- At the same time, consistently dry soil is also harmful to its growth. To get the best out of your soil, use an organic mulch layer around the stem so your roots remain cool, and the soil remains moist.
- The best time to repot the plants is during spring if needed.
- Stick to using a planter that is a size larger than your existing one.
- Lift the plant slowly from the old container before sliding it into the new one.
- Water the plant and fill the area surrounding the roots with potting soil.
Maintenance And Grooming
- Gold dust croton responds well to trimming if you notice that the growth has gotten leggy.
- As soon as the growing season begins, you want to prune the plant back hard and move it under the sun outside.
- If you’re growing it indoors, make sure to maintain optimal humidity levels.
- Bright sunlight is always a must.
- The winter season calls for better gold dust croton care because overwintering can be a problem. Move your plant inside a greenhouse for the required levels of warmth.
- If you expose the plant to cold temperatures for too long, you may notice the leaves drooping instantly.
How Often Should You Fertilize Your Gold Dust Croton Plant?
During the growth season, it’s imperative that you fertilize your gold dust croton thrice. The first feeding session should ideally be at the start of spring.
For the second application, you may want to wait until the start of summer, and the third application should be in mid-summer. Avoid fertilizing the gold dust croton plant during winter and autumn months.
In a nutshell, spring through summer is the best time to fertilize it. The best growth results also depend on the type of fertilizer you use. A general houseplant fertilizer works well to feed the shrub.
Pruning Your Gold Dust Croton Plant
It’s best to remove discolored and damaged foliage as required to ensure that your plant’s growth isn’t hindered. Pruning is recommended in the summer or spring months when you can keep the plant in desirable size and shape.
However, you don’t want to remove too much of the plant’s shrub, or it might go into shock. On the plus side, the plant doesn’t require much maintenance when it comes to pruning.
Pruning becomes necessary if your plant is going out of shape or has damaged and discolored leaves. You don’t want to do it unnecessarily.
Gold Dust Croton Propagation
The best way to propagate the plant is by cutting its stems. A sharp and clean kitchen knife or gardening should do the work effortlessly.
However, you want to make sure that the plant you’re taking a cutting from is undamaged and healthy. Plant the cutting in well-draining and moist soil and care for it using the usual techniques. No wonder these plants are the easiest to propagate.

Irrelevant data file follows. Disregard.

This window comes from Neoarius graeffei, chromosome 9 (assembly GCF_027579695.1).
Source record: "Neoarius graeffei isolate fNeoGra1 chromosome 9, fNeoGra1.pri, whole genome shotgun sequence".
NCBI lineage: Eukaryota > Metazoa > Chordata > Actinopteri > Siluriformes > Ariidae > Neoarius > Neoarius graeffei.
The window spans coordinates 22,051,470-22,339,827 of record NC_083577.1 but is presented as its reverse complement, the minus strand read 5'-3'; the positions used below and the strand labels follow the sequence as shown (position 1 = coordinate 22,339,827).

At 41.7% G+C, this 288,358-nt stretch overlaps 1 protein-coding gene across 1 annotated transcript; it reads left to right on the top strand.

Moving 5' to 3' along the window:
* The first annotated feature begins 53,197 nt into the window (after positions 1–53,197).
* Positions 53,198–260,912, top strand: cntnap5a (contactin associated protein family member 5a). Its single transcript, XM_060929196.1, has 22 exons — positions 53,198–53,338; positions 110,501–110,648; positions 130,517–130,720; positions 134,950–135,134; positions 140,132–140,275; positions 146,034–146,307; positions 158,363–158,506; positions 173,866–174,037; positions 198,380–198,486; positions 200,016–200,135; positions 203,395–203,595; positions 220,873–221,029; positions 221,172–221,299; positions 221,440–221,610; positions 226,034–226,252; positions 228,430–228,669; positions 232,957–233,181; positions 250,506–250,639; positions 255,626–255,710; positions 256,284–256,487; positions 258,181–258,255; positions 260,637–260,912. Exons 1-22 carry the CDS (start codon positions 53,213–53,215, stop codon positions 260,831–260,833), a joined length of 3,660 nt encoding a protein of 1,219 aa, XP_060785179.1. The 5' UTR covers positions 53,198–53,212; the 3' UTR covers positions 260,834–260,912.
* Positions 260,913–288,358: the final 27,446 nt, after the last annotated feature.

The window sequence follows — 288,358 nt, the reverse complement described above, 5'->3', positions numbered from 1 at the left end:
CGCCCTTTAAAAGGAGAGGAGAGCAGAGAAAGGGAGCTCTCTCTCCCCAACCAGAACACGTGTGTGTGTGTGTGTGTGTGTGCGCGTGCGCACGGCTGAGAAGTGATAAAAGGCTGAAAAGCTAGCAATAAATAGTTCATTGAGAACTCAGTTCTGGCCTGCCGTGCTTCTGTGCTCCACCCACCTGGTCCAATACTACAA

Common Problems With a Gold Dust Croton Plant
The most common problem the plant often faces is root rot. Unfortunately, it can be a result of overwatering, and it is often hard to reverse once it begins. Hence, you want to focus on preventing it instead of curing it.
Make sure to water your gold dust only when the top layer of the soil has dried completely. A pot with drainage holes can further help you prevent the overwatering problem.
Spider mites, in some cases, can be a minor irritant for these shrubs, but they aren’t a significant threat. However, scale insects and mealybugs can certainly pester your gold dust plant. As soon as you notice any signs of infestation, wipe the plant’s foliage with rubbing alcohol or neem oil.
Is the Gold Dust Plant Toxic?
The gold dust plant or codiaeum variegatum can be extremely toxic to children and pets. The vibrant green foliage of the plant can stand out and garner attention from pets and children, which is why you want to keep it at a safe distance at all times.
The evergreen shrub may seem appealing, but if your dog or cat eats any part of it, they will most likely have symptoms depending on how much they’ve ingested. The most toxic part of gold dust crotons is the berries.
If your pet ends up eating it, it may have an elevated heart rate and loss of control of bodily movements. Since it’s a common indoor plant, your pets and children are more likely to come near it.
Some of the most common poisoning symptoms include:
- Abdominal pain
- Appetite loss
- Dilated pupils
- Increased heart rate
- Excessive drooling
- Walking difficulty
- Stomach Irritation
This subtropical plant can cause severe damage to any animal that ingests it.
Gold dust croton can certainly make your home look exotic, whether it’s placed inside or outside. This beautiful plant can take any space’s appearance up a notch. However, it may require more maintenance than usual.
From watering to pruning, everything must follow a strict schedule, or you may notice the leaves wilting in no time. Even if a few leaves catch a disease or become infested, it can take a toll on the entire plant’s growth if you do not eliminate the cause instantly.
By following this guide, you should be able to understand what your gold dust croton prefers and what conditions it requires to grow well, regardless of the circumstances.